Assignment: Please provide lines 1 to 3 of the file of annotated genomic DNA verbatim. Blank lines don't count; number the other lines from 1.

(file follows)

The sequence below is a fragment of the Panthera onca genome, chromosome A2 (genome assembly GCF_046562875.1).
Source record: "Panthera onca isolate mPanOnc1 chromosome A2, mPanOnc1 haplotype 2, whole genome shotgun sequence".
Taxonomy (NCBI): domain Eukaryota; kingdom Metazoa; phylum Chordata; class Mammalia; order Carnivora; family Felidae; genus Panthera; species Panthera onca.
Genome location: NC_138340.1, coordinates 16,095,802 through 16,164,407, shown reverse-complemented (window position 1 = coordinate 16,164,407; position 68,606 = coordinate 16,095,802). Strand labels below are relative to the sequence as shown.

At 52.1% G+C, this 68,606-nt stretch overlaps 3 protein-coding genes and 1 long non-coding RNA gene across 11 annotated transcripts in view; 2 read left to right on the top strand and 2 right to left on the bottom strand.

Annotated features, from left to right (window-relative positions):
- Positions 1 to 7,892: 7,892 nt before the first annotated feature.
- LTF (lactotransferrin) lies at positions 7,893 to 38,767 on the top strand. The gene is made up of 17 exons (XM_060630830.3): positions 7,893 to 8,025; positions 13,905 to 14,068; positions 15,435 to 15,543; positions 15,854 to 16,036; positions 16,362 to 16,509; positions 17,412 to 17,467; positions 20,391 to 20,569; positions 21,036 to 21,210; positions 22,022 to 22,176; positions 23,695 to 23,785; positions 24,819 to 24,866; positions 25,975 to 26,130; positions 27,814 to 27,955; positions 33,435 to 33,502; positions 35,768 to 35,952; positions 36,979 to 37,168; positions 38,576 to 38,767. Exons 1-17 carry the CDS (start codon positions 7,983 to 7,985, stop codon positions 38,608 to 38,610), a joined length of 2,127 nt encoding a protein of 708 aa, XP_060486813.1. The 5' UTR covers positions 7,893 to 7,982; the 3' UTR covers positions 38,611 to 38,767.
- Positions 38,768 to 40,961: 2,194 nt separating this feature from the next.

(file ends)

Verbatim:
The sequence below is a fragment of the Panthera onca genome, chromosome A2 (genome assembly GCF_046562875.1).
Source record: "Panthera onca isolate mPanOnc1 chromosome A2, mPanOnc1 haplotype 2, whole genome shotgun sequence".
Taxonomy (NCBI): domain Eukaryota; kingdom Metazoa; phylum Chordata; class Mammalia; order Carnivora; family Felidae; genus Panthera; species Panthera onca.